In July of 2012, Chandra completed its 13th year of operation, making it a teenager. That is young in human terms, but it is getting up there for an automobile, and could be considered a "senior citizen" for a spacecraft of Chandra's complexity. How many computers do you have that are 13 years old? Chandra's magnificent sister NASA flagship observatory, Hubble, is older, at 22, but astronauts have paid 4 house calls to make major upgrades over the years.
Chandra never gets closer than about 6,000 miles to Earth, so once it was pushed out of the Columbia space shuttle, Chandra was on its own, and has had to rely on "life-style" adjustments if anything goes wrong. A recent high-level checkup showed that very little has gone wrong, and the health of the spacecraft is excellent. A few "aches and pains" associated with age, such as degradation of the spacecraft's insulation, have made scheduling more complicated so as to avoid too much sunlight, but this should have no significant impact of the scientific productivity of Chandra for at least another decade.
The picture that emerged from the 2012 NASA senior review of Chandra is that of a major observatory in its prime. "Chandra," the reviewers concluded, "has the sensitivity, angular resolution, and spectral capability to make major contributions to practically every field of astronomy and astrophysics." The reviewers went on to say that "There is no instrument planned for at least the next two decades that will have an angular resolution (in X-rays) approaching that of Chandra."
The images included here are drawn from dozens of images posted on our website (from among hundreds taken) in the past year to show the breadth and depth of research done using Chandra. Luminous, turbulent, young stars, old stars at the end of their evolution, the rapidly expanding remains of exploded stars, a supermassive black hole hidden in the center of a galaxy, and three objects from one of the favorite types of targets for Chandra - clusters of galaxies.
The NGC 1929, Cyg OB2, and 30 Doradus images are composite, multi-wavelength images of star-forming regions containing thousands of stars. The huge clouds of dust and gas from which these stars form are very cold (hundreds of degrees below zero Celsius), and dark at visible wavelengths, but they are bright to an infrared telescope. Chandra is critical for sorting out the hot, young, stars from numerous foreground stars and obscuring dust and gas, and for tracing the cumulative effects of stellar winds and supernova shock waves on the star-forming clouds: giant bubbles are carved out, and the walls of these bubbles are eroded by the scouring effects of the hot winds and shock waves.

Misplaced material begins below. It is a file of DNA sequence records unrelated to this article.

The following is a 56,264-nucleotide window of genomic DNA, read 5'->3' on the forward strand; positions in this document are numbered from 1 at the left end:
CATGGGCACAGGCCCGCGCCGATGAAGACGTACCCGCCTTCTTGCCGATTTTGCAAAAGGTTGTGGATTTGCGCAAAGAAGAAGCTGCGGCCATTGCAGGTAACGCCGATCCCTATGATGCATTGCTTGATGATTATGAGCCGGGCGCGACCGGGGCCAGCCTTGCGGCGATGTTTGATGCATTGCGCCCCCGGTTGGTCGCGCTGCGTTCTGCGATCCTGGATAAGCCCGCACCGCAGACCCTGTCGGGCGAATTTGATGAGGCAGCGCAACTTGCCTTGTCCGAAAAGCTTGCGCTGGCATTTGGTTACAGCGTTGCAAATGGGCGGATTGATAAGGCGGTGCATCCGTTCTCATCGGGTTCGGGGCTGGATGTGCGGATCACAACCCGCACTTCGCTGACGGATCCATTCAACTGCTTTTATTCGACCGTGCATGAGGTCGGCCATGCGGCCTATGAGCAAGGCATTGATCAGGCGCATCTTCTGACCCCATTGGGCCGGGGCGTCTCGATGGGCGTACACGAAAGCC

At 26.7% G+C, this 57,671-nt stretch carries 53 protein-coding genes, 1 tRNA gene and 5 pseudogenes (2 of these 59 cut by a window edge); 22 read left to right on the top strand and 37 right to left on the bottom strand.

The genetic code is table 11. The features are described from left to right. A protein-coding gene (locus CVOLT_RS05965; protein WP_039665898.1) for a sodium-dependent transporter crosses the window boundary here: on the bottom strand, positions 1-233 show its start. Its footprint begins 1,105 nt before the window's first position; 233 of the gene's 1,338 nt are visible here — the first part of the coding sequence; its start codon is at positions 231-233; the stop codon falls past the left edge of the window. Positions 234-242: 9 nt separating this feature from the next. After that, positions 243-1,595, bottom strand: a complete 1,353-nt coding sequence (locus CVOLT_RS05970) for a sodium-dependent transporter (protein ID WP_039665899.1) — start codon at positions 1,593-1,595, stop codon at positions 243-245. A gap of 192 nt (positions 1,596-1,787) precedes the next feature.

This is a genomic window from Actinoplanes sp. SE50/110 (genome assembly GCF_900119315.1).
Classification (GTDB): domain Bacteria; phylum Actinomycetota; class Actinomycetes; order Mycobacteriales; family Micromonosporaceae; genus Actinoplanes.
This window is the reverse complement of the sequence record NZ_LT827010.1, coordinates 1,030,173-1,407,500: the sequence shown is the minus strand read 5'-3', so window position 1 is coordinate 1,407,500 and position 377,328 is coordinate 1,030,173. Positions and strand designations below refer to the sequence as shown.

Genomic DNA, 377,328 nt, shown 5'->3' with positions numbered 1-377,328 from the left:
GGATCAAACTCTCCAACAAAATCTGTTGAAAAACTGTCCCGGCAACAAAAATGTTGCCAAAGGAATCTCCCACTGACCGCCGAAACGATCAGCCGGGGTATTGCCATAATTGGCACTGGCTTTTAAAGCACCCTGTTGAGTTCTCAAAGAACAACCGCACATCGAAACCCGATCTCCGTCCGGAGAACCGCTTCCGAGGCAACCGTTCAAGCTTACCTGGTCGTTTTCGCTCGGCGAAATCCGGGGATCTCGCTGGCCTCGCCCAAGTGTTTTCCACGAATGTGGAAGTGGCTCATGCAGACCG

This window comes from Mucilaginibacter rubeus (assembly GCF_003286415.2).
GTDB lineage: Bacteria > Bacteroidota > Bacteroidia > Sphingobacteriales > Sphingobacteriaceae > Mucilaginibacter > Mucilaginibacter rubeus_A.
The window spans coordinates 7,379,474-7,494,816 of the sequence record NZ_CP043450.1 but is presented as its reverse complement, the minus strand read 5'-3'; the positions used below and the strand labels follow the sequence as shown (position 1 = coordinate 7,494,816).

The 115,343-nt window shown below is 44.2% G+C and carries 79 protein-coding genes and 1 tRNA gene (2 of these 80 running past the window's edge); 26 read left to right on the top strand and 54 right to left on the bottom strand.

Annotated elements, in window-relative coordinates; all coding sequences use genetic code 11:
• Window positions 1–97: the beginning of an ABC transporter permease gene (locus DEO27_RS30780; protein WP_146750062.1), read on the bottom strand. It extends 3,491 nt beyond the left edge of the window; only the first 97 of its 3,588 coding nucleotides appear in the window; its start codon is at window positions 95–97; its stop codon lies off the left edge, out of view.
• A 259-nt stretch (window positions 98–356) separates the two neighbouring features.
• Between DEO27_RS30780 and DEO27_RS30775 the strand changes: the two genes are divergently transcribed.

The synergy of observations with different telescopes is also apparent in the images of clusters of galaxies: the El Gordo, Abell 520, Abell 383, and the Musket Ball clusters. Clusters, the most massive gravitationally bound objects in the universe, contain a mass in stars equal to about ten trillion Suns, enough hot gas to make about hundred trillion Suns, and a mass in dark matter equal to almost a quadrillion Suns!
Although the nature of the dark matter is still a mystery, combined X-ray and optical observations have offered the most direct proof yet that dark matter exists. Giant clusters are built up through violent collisions and mergers of smaller clusters over a period of billions of years. During these collisions, the frictionless clumps of dark matter, and the stars in the galaxies will pass through one another, but the friction between the two hot gas clouds will pull them away from their dark matter. The separation of normal and dark matter can be detected by combined observations with Chandra, which images the X-rays from the normal matter, and optical data, which reveals the presence of dark matter through subtle distortions of the shapes of galaxies produced by dark matter. This effect was first demonstrated in the Bullet Cluster, a system so named because a very high speed collision produced a bullet-shaped distortion in the hot gas of one of the colliding clusters.
Further observations have shown that the Bullet Cluster is not unique. The DLSCL J0916.2+2951 image shows one such system, which is nicknamed the Musket Ball cluster, because it is an older and slower version of the Bullet cluster. This merger, which exhibits the largest separation of dark and normal matter yet detected, is thought to be about 700 million years along, so it will be extremely useful for further study of delayed effects of mergers, such as triggering the formation of stars over a vast region. Finally, there is Abell 520, a messy merger that seems to break all the rules, with dark matter and normal matter intermingled in a way that no one understands.